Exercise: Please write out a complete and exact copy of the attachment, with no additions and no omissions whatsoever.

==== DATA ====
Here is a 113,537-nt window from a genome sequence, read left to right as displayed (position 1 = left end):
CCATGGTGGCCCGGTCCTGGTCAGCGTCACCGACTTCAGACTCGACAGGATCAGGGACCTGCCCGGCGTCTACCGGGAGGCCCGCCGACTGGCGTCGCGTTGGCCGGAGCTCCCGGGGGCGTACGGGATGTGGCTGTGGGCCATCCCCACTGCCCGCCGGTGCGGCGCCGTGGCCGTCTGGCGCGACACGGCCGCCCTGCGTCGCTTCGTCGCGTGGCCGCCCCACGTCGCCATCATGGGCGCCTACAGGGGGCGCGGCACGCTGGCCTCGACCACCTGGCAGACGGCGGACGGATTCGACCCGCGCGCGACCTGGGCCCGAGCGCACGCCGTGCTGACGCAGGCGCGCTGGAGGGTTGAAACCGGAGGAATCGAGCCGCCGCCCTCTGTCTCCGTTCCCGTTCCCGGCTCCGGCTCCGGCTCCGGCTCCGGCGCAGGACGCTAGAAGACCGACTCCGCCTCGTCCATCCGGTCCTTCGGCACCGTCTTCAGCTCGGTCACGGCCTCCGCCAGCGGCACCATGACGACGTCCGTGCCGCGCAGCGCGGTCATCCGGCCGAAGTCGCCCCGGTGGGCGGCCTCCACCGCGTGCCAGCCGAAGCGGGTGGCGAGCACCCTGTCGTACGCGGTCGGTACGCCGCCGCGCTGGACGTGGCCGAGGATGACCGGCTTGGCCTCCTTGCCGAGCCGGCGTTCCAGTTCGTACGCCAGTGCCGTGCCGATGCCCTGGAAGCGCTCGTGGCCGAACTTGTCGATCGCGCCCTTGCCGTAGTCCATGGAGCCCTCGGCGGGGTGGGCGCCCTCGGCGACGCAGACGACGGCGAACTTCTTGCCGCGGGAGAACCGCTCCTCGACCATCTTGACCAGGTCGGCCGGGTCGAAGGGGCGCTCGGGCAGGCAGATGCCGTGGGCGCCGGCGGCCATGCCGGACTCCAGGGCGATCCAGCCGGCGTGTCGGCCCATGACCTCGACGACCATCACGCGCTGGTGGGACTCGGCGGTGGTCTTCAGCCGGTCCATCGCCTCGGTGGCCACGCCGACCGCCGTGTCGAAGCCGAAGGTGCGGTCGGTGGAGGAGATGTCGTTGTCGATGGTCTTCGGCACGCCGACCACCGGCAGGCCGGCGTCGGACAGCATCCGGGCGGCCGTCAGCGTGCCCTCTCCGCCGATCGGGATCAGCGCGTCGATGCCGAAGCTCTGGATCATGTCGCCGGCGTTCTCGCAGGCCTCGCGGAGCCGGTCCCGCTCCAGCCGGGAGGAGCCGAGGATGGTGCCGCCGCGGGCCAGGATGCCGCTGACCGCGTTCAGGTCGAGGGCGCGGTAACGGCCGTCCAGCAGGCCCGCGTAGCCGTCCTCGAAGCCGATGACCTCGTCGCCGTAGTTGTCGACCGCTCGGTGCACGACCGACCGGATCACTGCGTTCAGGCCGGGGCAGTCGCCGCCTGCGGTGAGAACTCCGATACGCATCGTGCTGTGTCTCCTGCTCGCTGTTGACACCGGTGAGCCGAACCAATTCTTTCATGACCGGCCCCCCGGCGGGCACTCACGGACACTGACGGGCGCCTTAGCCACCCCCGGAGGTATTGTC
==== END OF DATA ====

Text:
Here is a 113,537-nt window from a genome sequence, read left to right as displayed (position 1 = left end):
CCATGGTGGCCCGGTCCTGGTCAGCGTCACCGACTTCAGACTCGACAGGATCAGGGACCTGCCCGGCGTCTACCGGGAGGCCCGCCGACTGGCGTCGCGTTGGCCGGAGCTCCCGGGGGCGTACGGGATGTGGCTGTGGGCCATCCCCACTGCCCGCCGGTGCGGCGCCGTGGCCGTCTGGCGCGACACGGCCGCCCTGCGTCGCTTCGTCGCGTGGCCGCCCCACGTCGCCATCATGGGCGCCTACAGGGGGCGCGGCACGCTGGCCTCGACCACCTGGCAGACGGCGGACGGATTCGACCCGCGCGCGACCTGGGCCCGAGCGCACGCCGTGCTGACGCAGGCGCGCTGGAGGGTTGAAACCGGAGGAATCGAGCCGCCGCCCTCTGTCTCCGTTCCCGTTCCCGGCTCCGGCTCCGGCTCCGGCTCCGGCGCAGGACGCTAGAAGACCGACTCCGCCTCGTCCATCCGGTCCTTCGGCACCGTCTTCAGCTCGGTCACGGCCTCCGCCAGCGGCACCATGACGACGTCCGTGCCGCGCAGCGCGGTCATCCGGCCGAAGTCGCCCCGGTGGGCGGCCTCCACCGCGTGCCAGCCGAAGCGGGTGGCGAGCACCCTGTCGTACGCGGTCGGTACGCCGCCGCGCTGGACGTGGCCGAGGATGACCGGCTTGGCCTCCTTGCCGAGCCGGCGTTCCAGTTCGTACGCCAGTGCCGTGCCGATGCCCTGGAAGCGCTCGTGGCCGAACTTGTCGATCGCGCCCTTGCCGTAGTCCATGGAGCCCTCGGCGGGGTGGGCGCCCTCGGCGACGCAGACGACGGCGAACTTCTTGCCGCGGGAGAACCGCTCCTCGACCATCTTGACCAGGTCGGCCGGGTCGAAGGGGCGCTCGGGCAGGCAGATGCCGTGGGCGCCGGCGGCCATGCCGGACTCCAGGGCGATCCAGCCGGCGTGTCGGCCCATGACCTCGACGACCATCACGCGCTGGTGGGACTCGGCGGTGGTCTTCAGCCGGTCCATCGCCTCGGTGGCCACGCCGACCGCCGTGTCGAAGCCGAAGGTGCGGTCGGTGGAGGAGATGTCGTTGTCGATGGTCTTCGGCACGCCGACCACCGGCAGGCCGGCGTCGGACAGCATCCGGGCGGCCGTCAGCGTGCCCTCTCCGCCGATCGGGATCAGCGCGTCGATGCCGAAGCTCTGGATCATGTCGCCGGCGTTCTCGCAGGCCTCGCGGAGCCGGTCCCGCTCCAGCCGGGAGGAGCCGAGGATGGTGCCGCCGCGGGCCAGGATGCCGCTGACCGCGTTCAGGTCGAGGGCGCGGTAACGGCCGTCCAGCAGGCCCGCGTAGCCGTCCTCGAAGCCGATGACCTCGTCGCCGTAGTTGTCGACCGCTCGGTGCACGACCGACCGGATCACTGCGTTCAGGCCGGGGCAGTCGCCGCCTGCGGTGAGAACTCCGATACGCATCGTGCTGTGTCTCCTGCTCGCTGTTGACACCGGTGAGCCGAACCAATTCTTTCATGACCGGCCCCCCGGCGGGCACTCACGGACACTGACGGGCGCCTTAGCCACCCCCGGAGGTATTGTC